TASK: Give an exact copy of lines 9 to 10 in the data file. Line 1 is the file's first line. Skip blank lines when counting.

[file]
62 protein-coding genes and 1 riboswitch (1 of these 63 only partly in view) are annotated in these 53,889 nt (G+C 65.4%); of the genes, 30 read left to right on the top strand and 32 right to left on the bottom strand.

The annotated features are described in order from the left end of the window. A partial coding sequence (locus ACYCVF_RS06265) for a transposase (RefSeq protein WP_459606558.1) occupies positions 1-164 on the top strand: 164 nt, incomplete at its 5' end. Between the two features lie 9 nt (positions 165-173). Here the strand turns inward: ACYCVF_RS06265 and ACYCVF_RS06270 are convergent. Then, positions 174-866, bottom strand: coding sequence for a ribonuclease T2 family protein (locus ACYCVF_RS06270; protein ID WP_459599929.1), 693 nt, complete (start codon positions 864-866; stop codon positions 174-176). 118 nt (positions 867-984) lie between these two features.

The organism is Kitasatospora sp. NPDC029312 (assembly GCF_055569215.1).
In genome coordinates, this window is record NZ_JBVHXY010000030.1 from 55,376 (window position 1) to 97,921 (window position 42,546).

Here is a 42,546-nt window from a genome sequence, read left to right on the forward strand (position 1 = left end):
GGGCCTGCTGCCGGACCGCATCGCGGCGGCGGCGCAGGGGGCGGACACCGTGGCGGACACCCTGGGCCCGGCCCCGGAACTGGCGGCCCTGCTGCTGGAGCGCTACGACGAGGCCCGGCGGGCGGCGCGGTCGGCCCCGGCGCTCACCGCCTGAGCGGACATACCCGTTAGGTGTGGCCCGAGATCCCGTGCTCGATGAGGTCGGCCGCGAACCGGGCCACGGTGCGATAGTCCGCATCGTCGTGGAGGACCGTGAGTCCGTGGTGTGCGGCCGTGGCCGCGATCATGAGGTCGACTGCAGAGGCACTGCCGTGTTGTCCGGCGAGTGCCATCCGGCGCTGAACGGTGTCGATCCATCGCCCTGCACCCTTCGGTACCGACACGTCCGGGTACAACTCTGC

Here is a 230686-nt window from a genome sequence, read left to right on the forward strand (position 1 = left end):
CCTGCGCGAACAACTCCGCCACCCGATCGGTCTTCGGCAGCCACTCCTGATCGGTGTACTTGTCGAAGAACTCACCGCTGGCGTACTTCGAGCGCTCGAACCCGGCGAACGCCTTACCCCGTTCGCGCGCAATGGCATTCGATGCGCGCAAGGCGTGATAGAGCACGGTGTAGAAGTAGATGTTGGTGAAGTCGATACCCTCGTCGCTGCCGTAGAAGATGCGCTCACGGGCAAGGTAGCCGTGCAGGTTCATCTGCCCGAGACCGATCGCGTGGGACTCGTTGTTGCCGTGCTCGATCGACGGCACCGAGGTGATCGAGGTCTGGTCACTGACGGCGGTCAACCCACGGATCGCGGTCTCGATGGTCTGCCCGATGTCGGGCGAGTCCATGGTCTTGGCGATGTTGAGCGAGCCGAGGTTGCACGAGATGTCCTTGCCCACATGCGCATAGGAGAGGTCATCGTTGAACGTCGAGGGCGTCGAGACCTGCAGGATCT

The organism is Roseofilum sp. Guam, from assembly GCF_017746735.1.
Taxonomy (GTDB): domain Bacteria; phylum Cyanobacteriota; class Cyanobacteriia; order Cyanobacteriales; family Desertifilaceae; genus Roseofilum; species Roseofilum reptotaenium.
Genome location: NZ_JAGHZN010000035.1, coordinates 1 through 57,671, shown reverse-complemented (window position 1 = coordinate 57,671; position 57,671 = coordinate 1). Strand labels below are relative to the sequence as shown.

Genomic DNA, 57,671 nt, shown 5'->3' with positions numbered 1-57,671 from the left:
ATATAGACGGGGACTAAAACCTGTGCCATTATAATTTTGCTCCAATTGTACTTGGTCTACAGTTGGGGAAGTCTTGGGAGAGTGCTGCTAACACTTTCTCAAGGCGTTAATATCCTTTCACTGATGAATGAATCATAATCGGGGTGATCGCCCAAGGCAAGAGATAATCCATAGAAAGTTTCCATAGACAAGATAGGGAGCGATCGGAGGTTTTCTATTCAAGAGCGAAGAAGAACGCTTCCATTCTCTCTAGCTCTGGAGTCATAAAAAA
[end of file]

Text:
The organism is Roseofilum sp. Guam, from assembly GCF_017746735.1.
Taxonomy (GTDB): domain Bacteria; phylum Cyanobacteriota; class Cyanobacteriia; order Cyanobacteriales; family Desertifilaceae; genus Roseofilum; species Roseofilum reptotaenium.